Vine, Twitter’s micro-video app that was launched in late January 2013, let’s people record and share six-second video clips on an endless loop (example).
A quick visit to the Vine feed shows the true potential of the app, and how a six-second looping video clip can be used to create and share really, really cool videos. And I can see how it can be used for educational purposes, even in my own family. For example, my husband could use it to show my younger son how he can improve on his pitching technique. So, I think there are a lot of positive benefits of Vine’s technology, but just like with Instagram, it’s become something that I feel parents should be wary of due to the adult culture and content that children can potentially stumble upon.
Porn was a big problem for Vine shortly after they launched. Hashtags like #sex and #porn filled the app with explicit content that users were creating themselves. Porn was such a problem that an explicit clip eventually made its way to their Editor’s Picks list—which, I’m assuming, wasn’t being manually populated at the time. There was even an entire website that compiled Vine porn, which surfaced only a few days after Vine became available on iTunes.
Vine took action shortly thereafter by taking down as much porn as they could, but people were still getting around it by using less-obvious hashtags like #NSFW (Not Suitable For Work) and #pornvine, for example. Since then, Vine has made changes to their app’s interface and navigation by making it so users can only browse appropriate hashtags, Editor’s Picks and Popular Now feeds, and removing access to feeds like All Videos. They’ve also made it so, if you do search for a porn-related hashtag, chances are there won’t be any results.
With that being said, Vine hasn’t changed their Terms of Service, so, technically, nudity and sexual content are still allowed on the app. It’s also important to know that users can still share this content on Twitter, and if you search by a specific username in Vine, you can still find porn. Remember, it’s still there, and it’s still allowed, Vine just makes it hard to find.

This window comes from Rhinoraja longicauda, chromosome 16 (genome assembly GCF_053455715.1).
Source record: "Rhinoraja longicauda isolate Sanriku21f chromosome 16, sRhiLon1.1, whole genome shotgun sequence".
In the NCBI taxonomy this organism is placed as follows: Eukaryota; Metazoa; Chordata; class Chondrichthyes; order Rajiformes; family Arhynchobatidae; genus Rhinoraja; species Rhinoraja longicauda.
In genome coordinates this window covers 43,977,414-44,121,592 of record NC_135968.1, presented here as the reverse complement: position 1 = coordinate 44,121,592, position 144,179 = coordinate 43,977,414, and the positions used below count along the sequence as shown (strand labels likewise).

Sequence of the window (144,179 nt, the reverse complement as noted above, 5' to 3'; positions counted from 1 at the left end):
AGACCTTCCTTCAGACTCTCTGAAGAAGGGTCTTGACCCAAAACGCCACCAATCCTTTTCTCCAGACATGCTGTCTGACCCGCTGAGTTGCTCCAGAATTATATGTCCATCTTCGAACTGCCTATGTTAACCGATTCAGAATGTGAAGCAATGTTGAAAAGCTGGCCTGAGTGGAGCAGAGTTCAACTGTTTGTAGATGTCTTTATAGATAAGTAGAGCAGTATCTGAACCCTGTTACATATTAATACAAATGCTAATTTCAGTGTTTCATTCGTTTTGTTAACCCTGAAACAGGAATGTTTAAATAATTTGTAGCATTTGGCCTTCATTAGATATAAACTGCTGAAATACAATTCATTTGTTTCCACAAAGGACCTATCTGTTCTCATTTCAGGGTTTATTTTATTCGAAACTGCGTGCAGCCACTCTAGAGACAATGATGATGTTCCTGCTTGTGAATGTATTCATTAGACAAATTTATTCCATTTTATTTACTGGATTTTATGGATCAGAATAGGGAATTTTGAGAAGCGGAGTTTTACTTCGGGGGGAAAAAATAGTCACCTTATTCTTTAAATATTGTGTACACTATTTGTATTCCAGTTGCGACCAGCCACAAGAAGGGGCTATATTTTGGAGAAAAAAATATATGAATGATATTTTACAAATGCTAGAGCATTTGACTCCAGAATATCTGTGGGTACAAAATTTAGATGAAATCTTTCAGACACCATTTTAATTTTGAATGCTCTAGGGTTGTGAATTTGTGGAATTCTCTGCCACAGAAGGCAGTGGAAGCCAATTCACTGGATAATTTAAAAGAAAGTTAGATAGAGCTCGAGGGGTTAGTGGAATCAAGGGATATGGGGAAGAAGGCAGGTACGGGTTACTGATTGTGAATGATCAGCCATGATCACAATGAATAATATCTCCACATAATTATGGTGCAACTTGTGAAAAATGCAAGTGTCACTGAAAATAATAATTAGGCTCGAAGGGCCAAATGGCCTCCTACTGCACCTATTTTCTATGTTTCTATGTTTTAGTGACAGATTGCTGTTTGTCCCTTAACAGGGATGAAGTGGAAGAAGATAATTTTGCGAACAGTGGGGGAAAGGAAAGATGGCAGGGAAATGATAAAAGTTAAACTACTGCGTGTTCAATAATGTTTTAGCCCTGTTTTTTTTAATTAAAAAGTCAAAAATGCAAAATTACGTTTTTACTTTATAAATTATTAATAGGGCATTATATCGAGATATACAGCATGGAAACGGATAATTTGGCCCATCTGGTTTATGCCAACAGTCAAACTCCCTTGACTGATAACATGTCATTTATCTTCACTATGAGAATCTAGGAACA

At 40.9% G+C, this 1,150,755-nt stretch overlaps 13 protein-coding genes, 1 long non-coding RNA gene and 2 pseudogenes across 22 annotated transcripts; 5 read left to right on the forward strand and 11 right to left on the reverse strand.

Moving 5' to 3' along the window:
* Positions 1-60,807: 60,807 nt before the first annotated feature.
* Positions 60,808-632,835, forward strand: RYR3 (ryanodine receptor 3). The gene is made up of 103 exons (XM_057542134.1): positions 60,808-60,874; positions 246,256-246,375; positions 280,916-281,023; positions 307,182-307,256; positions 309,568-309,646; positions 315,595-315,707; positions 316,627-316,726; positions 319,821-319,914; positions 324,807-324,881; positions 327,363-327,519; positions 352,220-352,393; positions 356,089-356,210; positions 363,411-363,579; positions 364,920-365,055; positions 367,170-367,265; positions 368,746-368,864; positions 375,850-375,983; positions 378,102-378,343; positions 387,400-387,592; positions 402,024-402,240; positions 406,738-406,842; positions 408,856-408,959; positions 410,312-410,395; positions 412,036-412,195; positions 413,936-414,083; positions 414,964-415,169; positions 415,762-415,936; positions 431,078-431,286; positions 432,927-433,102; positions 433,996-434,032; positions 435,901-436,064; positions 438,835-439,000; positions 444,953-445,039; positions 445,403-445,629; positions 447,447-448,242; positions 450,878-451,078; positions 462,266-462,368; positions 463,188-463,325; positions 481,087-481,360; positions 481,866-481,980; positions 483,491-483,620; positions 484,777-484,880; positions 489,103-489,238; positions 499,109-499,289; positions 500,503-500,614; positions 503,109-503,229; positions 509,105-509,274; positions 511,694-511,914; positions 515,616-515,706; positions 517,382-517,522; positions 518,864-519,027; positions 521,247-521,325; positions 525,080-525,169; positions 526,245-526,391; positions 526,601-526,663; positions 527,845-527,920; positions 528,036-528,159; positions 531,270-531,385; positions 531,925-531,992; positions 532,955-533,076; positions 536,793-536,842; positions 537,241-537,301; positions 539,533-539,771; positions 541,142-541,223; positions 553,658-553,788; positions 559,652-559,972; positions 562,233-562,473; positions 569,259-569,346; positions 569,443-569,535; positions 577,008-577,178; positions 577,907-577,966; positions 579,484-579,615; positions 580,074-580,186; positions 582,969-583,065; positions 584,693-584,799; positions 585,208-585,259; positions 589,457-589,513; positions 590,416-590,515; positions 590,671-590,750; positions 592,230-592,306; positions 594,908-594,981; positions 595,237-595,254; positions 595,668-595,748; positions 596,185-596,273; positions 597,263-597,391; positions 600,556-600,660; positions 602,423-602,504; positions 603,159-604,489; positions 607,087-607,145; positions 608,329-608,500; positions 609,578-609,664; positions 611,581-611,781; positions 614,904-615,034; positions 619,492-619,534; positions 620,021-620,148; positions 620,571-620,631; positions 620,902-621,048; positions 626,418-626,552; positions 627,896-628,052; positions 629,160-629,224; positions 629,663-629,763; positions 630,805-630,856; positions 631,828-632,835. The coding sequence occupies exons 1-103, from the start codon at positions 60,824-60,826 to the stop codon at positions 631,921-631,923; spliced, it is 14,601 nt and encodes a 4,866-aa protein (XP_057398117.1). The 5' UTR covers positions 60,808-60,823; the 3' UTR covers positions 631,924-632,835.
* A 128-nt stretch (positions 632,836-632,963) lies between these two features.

If you use Twitter on a regular basis, you’ve probably seen a few porn-related tweets or Twitter accounts without even trying. It’s flooded with porn. The Daily Beast reported these numbers over two years ago, via Porn Star Tweet, a social media aggregator for adult entertainers:
- 990 porn stars who are followed by 9,140,066 users.
- On average, the stars tweet 6.7 times per day; seven percent of Porn Star Tweets contain a photo or video.
- In 2010, over 3 million tweets and 250,000 photos and videos.
I think it’s safe to assume that these numbers are much higher now. And this doesn’t even account for all the porn spam you see on Twitter. Vine just adds to the fact that Twitter isn’t, and never will be, intended for children—or even teens for that matter.
Apple requires that you be at least 17 years old to download Vine—in fact they even list “Frequent/Intense Sexual Content or Nudity” in the app’s description. According to Katie McDonough from Salon.com, “If Apple lets Vine’s policy toward explicit images slide and continues to carry the app, it could signal a change in its own guidelines around adult content — and mean your smartphone is about to get a whole lot racier.”
Make sure your child or teen has an age-appropriate experience by setting their iPhone/iPod Touch/iPad restrictions accordingly. You can learn how to do that here. Vine is also available in the Google Play Store for Android devices. You can learn how to set app downloading restrictions on Android, here.